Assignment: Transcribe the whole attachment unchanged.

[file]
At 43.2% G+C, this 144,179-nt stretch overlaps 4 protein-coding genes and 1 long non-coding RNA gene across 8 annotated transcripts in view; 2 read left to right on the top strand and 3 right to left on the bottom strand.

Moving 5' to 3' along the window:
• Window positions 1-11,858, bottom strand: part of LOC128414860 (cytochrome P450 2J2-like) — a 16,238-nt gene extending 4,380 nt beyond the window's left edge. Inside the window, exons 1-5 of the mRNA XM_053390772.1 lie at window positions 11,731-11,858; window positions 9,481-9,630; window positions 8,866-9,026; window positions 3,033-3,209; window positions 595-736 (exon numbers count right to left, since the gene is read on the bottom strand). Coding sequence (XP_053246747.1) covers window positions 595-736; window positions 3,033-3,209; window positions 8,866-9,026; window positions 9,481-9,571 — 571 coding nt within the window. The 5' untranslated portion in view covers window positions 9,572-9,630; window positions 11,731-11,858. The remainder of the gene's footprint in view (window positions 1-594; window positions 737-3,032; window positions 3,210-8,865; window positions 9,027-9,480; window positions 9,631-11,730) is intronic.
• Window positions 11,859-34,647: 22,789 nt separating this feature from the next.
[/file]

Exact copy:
At 43.2% G+C, this 144,179-nt stretch overlaps 4 protein-coding genes and 1 long non-coding RNA gene across 8 annotated transcripts in view; 2 read left to right on the top strand and 3 right to left on the bottom strand.

Moving 5' to 3' along the window:
• Window positions 1-11,858, bottom strand: part of LOC128414860 (cytochrome P450 2J2-like) — a 16,238-nt gene extending 4,380 nt beyond the window's left edge. Inside the window, exons 1-5 of the mRNA XM_053390772.1 lie at window positions 11,731-11,858; window positions 9,481-9,630; window positions 8,866-9,026; window positions 3,033-3,209; window positions 595-736 (exon numbers count right to left, since the gene is read on the bottom strand). Coding sequence (XP_053246747.1) covers window positions 595-736; window positions 3,033-3,209; window positions 8,866-9,026; window positions 9,481-9,571 — 571 coding nt within the window. The 5' untranslated portion in view covers window positions 9,572-9,630; window positions 11,731-11,858. The remainder of the gene's footprint in view (window positions 1-594; window positions 737-3,032; window positions 3,210-8,865; window positions 9,027-9,480; window positions 9,631-11,730) is intronic.
• Window positions 11,859-34,647: 22,789 nt separating this feature from the next.